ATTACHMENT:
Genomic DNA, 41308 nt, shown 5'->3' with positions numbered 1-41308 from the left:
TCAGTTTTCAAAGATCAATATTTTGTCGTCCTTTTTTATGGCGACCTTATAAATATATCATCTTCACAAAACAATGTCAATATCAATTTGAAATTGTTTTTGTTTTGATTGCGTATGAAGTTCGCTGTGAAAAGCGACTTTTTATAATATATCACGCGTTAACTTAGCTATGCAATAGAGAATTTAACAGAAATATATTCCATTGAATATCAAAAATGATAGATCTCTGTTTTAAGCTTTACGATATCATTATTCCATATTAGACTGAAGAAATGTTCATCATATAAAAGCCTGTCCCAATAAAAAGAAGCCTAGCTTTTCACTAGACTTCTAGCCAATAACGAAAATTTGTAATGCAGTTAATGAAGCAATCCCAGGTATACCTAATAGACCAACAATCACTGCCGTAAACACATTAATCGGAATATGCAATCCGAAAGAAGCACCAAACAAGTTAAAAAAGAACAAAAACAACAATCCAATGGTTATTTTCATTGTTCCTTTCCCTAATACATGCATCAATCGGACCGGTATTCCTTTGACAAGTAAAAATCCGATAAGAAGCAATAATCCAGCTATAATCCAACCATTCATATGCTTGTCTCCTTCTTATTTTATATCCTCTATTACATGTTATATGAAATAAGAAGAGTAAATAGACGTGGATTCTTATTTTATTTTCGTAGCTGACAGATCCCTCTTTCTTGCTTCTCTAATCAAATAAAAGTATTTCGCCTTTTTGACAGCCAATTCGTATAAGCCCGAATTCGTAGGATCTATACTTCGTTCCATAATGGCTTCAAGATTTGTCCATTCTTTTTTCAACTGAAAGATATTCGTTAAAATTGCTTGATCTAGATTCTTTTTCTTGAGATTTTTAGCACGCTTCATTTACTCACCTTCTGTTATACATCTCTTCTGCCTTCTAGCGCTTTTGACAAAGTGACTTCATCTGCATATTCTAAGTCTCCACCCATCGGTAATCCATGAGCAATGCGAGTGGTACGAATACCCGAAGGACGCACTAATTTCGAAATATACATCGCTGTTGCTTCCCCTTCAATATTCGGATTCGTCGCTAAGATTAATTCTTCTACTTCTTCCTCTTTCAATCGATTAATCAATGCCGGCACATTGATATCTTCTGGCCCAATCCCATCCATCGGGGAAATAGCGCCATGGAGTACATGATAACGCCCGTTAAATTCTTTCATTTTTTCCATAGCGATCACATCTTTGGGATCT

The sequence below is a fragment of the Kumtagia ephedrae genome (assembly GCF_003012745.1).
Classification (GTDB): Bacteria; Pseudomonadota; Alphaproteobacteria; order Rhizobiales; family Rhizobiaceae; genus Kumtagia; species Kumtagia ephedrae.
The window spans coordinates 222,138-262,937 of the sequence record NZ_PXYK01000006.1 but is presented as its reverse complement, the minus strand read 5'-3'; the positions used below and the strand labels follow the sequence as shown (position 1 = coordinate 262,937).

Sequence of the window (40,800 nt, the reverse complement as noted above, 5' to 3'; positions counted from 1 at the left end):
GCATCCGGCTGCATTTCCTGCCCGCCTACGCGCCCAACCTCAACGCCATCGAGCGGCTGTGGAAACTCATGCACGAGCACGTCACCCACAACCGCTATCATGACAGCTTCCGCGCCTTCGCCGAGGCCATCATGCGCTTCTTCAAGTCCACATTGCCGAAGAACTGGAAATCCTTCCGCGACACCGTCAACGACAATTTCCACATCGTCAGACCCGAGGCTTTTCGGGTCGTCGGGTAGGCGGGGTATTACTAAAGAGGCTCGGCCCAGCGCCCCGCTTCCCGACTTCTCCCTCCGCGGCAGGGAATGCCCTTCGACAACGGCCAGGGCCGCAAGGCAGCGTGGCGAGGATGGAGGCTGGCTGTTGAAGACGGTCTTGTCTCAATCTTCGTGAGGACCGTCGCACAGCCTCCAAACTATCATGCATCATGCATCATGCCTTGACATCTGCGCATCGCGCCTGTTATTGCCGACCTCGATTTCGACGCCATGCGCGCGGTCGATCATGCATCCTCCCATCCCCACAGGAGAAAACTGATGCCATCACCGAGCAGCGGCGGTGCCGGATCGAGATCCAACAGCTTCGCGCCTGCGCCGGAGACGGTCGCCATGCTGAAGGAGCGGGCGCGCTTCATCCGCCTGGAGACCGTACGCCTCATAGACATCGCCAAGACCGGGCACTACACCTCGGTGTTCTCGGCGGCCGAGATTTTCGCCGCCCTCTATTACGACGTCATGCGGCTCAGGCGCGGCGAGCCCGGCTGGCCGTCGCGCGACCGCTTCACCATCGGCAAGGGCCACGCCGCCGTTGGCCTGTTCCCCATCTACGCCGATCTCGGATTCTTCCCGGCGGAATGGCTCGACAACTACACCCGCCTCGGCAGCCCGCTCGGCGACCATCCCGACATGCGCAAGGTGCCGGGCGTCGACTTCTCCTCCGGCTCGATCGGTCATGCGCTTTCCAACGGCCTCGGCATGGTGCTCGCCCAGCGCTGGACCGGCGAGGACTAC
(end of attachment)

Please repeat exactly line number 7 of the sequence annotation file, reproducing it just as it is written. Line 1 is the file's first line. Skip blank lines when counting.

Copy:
GCATCCGGCTGCATTTCCTGCCCGCCTACGCGCCCAACCTCAACGCCATCGAGCGGCTGTGGAAACTCATGCACGAGCACGTCACCCACAACCGCTATCATGACAGCTTCCGCGCCTTCGCCGAGGCCATCATGCGCTTCTTCAAGTCCACATTGCCGAAGAACTGGAAATCCTTCCGCGACACCGTCAACGACAATTTCCACATCGTCAGACCCGAGGCTTTTCGGGTCGTCGGGTAGGCGGGGTATTACTAAAGAGGCTCGGCCCAGCGCCCCGCTTCCCGACTTCTCCCTCCGCGGCAGGGAATGCCCTTCGACAACGGCCAGGGCCGCAAGGCAGCGTGGCGAGGATGGAGGCTGGCTGTTGAAGACGGTCTTGTCTCAATCTTCGTGAGGACCGTCGCACAGCCTCCAAACTATCATGCATCATGCATCATGCCTTGACATCTGCGCATCGCGCCTGTTATTGCCGACCTCGATTTCGACGCCATGCGCGCGGTCGATCATGCATCCTCCCATCCCCACAGGAGAAAACTGATGCCATCACCGAGCAGCGGCGGTGCCGGATCGAGATCCAACAGCTTCGCGCCTGCGCCGGAGACGGTCGCCATGCTGAAGGAGCGGGCGCGCTTCATCCGCCTGGAGACCGTACGCCTCATAGACATCGCCAAGACCGGGCACTACACCTCGGTGTTCTCGGCGGCCGAGATTTTCGCCGCCCTCTATTACGACGTCATGCGGCTCAGGCGCGGCGAGCCCGGCTGGCCGTCGCGCGACCGCTTCACCATCGGCAAGGGCCACGCCGCCGTTGGCCTGTTCCCCATCTACGCCGATCTCGGATTCTTCCCGGCGGAATGGCTCGACAACTACACCCGCCTCGGCAGCCCGCTCGGCGACCATCCCGACATGCGCAAGGTGCCGGGCGTCGACTTCTCCTCCGGCTCGATCGGTCATGCGCTTTCCAACGGCCTCGGCATGGTGCTCGCCCAGCGCTGGACCGGCGAGGACTAC